Posts By: Melinda Opperman

Americans are a culture of car lovers. We pamper our cars, treating them like miniature extensions of our homes with elaborate sound systems, plush carpeting, and fancy detailing jobs. Unfortunately, many of us also waste a lot of money on the operation and maintenance of our cars, and pay more to own a vehicle than we…

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Identity Theft is a problem we talk about frequently. It’s still the #1 complaint the Federal Trade Commission gets, even after 15 years. “America’s fastest-growing crime” shows no signs of stopping. And now with data breaches affecting millions of users at once, the impact of ID theft has exploded. Because ID theft typically involves stolen…

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Today we’re talking about competition in economic markets. This follows from previous posts we’ve offered so far for Financial Literacy Month: the Basics of Trade and Basics of Supply & Demand. Competition between sellers in a market is seen as a good thing for consumers. If there is only one restaurant in town, it’s free…

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Basics of Currency

So far in financial literacy month, we’ve talked about banking, saving, and investing, but today we’re going to focus in on money itself. Currency is any money that is acceptable as a medium of exchange. Typically, that means a government-backed money, issued either in paper or metal coins. National Currencies Each country typically has a…

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Insurance is a critical subject to understand for full financial literacy. There are many different kinds of insurance available to serve different purposes. Getting insurance is about mitigating risk. No matter how hard we try, we will always have some level of risk in our activities. We collectively and individually decide how much risk we…

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At credit.org, we’re mostly concerned with helping people get educated and on their feet financially. Our clients are typically trying to eliminate revolving debt, or become homeowners. We don’t provide investment advice. But we are concerned with financial success. We want all of our clients and everyone we educate to have a bright future and…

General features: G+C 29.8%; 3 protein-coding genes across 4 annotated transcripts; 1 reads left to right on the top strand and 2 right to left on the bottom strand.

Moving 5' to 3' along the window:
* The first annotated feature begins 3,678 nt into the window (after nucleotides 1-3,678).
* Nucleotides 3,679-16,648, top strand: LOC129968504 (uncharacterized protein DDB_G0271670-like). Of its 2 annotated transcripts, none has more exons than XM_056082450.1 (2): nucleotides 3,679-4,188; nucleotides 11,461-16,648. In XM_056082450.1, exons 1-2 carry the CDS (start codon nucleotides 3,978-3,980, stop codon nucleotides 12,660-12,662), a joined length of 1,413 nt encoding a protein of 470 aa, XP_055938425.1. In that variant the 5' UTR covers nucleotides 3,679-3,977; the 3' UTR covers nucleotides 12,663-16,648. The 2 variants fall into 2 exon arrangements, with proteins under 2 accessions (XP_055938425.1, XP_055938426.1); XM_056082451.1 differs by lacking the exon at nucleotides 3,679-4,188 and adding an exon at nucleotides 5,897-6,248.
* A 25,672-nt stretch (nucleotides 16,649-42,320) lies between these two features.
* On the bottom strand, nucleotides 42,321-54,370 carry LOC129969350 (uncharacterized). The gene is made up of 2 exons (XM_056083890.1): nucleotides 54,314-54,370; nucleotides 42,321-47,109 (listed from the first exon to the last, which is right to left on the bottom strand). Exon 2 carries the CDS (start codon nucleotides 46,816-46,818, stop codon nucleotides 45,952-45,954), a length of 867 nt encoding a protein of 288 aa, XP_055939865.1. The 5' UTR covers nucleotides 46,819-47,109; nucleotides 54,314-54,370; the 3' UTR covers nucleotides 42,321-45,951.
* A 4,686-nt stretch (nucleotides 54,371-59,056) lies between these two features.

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A basic lesson of economics is that incentives matter. Incentives can be positive or negative, and their effectiveness can vary, but everyone agrees that people are influenced by incentives. Incentives don’t have to be purely financial. Sentences for various crimes vary depending on how strongly we want to discourage the crime. Possession of a drug…

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Basics of Taxes

Tax day falls in the middle of Financial Literacy Month. It’s a good opportunity for us to cover the basics of taxes and instill some financial literacy education while the subject is fresh on everyone’s mind. Kinds of Taxes Income Taxes are collected from people who draw an income in the US. The income taxed…

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Basics of Banking

We talked about Saving in our last Financial Literacy Month Post, but banking involves more than just savings accounts. Banks earn money by providing services to paying customers. That might include loans (mortgage, auto, business and personal loans), as well as bank accounts of various types, and products like CDs and safe deposit boxes. Your…

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Basics of Saving

We talk a lot about saving, both here and on our campaign site for America Saves. We offer advice, encouragement, and education about saving for the future. Today, in honor of Financial Literacy Month, we’re talking about the concept of saving at a broader level—we want to give a basic understanding of saving to help…

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